Economic growth is far slower than it would be in a normal recovery, despite "gobs of stimulus" from the government and U.S. Federal Reserve, economist David Rosenberg told CNBC.
With gross domestic productgrowth in the U.S. at just 1.5 percent and Europe and China slowing considerably, investors need to understand that this is no normal recovery from a recession that technically ended three years ago, said Rosenberg, chief economist and strategist at Gluskin Sheff in Toronto.
"The overall story is that with the massive intervention by the U.S. government and the Federal Reserve, they did manage to terminate the Great Recession in the mid part of 2009," he told "Squawk Box." "But the reality is that we never had much of a recovery, at least in the economy. And in terms of what we're seeing going forward, I still think that there's more downside risk than upside potential."
The stock market, though, has been growing at a steady clip, with the Standard & Poor's 500 posting an 11.5 percent price gain thus far in 2012.
But Rosenberg said equity prices have become almost completely dependent on loose Fed monetary policy and asset purchases known as quantitative easing. It's gotten to the point, he said, where the market actually cheers bad news, such as Thursday's data showing China's economy slowing considerably. (Related: China’s Slowdown Is So Bad, the Market Is Cheering.)
"We're back to the situation where for the stock market bad news is good news, because the good news is that we're going to get more gobs of stimulus to push asset prices higher at least over the near term," he said. "That's a driving factor behind this recovery that we've seen in the stock markets globally in the past month or so."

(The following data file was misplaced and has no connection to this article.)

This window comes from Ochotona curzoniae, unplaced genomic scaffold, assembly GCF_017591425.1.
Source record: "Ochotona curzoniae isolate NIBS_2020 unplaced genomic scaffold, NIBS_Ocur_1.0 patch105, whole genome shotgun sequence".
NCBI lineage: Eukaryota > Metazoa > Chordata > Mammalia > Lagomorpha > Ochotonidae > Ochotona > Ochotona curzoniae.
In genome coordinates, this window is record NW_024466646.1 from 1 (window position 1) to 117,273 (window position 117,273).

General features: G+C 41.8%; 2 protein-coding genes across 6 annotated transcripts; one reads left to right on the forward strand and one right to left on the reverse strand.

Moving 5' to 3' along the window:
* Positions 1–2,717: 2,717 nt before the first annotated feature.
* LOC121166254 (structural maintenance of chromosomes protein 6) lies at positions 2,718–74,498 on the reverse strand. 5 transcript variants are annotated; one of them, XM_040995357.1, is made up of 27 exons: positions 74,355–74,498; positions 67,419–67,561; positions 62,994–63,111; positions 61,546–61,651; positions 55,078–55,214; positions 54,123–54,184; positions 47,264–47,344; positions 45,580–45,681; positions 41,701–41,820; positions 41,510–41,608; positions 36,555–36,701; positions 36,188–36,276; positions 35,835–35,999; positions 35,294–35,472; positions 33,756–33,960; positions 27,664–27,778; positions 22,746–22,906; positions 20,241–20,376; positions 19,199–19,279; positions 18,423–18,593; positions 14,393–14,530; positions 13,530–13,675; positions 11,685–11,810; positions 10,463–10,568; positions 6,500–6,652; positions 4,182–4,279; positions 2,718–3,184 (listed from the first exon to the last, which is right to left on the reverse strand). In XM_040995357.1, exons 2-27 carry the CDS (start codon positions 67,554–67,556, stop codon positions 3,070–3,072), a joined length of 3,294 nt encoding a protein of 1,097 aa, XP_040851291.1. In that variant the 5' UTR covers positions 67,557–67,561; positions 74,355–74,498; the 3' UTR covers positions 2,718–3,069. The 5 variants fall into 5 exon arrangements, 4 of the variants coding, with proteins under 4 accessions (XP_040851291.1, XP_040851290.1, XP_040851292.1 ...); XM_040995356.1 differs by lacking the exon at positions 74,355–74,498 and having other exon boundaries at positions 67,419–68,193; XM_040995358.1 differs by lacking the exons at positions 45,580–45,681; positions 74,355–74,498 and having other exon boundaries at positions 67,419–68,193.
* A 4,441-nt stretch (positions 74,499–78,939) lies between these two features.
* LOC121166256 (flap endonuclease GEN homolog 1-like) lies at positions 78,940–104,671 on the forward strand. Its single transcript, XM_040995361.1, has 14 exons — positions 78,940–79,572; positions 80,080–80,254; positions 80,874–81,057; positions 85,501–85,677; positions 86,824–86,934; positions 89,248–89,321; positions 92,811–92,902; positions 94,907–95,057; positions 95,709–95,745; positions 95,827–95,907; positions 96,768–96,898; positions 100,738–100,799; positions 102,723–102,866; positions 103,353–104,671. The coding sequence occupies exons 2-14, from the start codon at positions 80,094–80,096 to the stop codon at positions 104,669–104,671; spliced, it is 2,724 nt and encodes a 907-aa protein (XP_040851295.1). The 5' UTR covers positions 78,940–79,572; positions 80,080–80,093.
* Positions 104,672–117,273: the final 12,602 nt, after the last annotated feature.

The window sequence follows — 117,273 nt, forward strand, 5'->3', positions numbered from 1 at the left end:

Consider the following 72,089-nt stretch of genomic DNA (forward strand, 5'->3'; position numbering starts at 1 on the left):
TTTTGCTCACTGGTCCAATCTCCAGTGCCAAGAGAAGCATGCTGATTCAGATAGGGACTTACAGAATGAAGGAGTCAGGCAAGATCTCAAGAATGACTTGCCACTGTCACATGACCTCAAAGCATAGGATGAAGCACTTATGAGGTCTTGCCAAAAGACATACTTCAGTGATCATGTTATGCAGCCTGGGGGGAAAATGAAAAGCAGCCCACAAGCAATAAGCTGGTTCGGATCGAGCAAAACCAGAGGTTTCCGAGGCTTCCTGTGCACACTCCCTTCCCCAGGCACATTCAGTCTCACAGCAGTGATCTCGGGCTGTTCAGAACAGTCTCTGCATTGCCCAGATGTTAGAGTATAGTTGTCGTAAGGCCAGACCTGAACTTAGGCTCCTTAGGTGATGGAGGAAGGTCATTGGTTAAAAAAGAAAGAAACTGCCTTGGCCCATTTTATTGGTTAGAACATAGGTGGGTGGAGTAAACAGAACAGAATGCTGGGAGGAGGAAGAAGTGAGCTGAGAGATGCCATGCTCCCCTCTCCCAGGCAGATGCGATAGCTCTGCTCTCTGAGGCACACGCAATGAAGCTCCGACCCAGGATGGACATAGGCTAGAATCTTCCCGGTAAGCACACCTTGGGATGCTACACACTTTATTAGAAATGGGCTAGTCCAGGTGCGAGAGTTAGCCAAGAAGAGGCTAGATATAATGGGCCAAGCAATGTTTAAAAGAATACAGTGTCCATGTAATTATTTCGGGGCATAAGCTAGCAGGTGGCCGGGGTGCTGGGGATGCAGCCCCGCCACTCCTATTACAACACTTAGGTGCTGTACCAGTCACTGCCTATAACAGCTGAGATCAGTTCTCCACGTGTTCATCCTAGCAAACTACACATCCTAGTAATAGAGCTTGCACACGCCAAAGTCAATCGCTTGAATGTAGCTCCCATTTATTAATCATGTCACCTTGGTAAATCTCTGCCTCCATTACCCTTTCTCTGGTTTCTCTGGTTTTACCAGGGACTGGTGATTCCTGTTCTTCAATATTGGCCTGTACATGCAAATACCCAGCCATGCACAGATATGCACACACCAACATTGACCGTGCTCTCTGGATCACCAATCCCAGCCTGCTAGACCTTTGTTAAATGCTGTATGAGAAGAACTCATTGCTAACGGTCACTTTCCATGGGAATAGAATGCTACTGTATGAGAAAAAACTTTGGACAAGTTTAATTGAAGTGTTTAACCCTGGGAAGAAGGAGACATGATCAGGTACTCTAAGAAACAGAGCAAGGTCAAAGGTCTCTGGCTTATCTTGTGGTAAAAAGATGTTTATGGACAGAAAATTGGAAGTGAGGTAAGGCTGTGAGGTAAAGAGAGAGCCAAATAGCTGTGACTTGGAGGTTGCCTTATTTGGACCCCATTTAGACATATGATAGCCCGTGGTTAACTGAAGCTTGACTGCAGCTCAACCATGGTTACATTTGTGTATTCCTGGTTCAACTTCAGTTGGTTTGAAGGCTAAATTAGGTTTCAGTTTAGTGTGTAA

But that likely masks a broadening economic slowdown undeterred by a Fed balance sheet currently at $2.83 trillion.
"The Fed took rates to zero, then they tripled the size of their balance sheet. We had unprecedented fiscal stimulus for a peacetime economy," Rosenberg said. "If this was a normal cycle, we'd be averaging 8 percent GDP growth this cycle. We barely averaged more than 2, and a lot of that was just inventory reinvestment."
What investors need to remember, he said, is this recovery will be slower than a normal manufacturing slowdown because it followed the popping of a credit bubble.
The subprime mortgage market collapsed in 2008 and Americans since then have been working on reducing debt and building cash, thus slowing down commercial activity.
Couple that with policy uncertainty in Washington over the possibility of tax increases and spending cuts hitting in 2013 — the "fiscal cliff" — and there's little hope for sustained economic gains, Rosenberg added. (Related: ‘Fiscal Cliff’ Looms Large as Congress Heads Off for Five-Week Vacation.)
"Here we go into three years of fiscal recovery and each of those three years we had double-dip scares, and that's not normal in the context of a plain-vanilla cycle," he said. "On top of that we have this fiscal bog that we're in right now creating a lot of uncertainty for the private sector."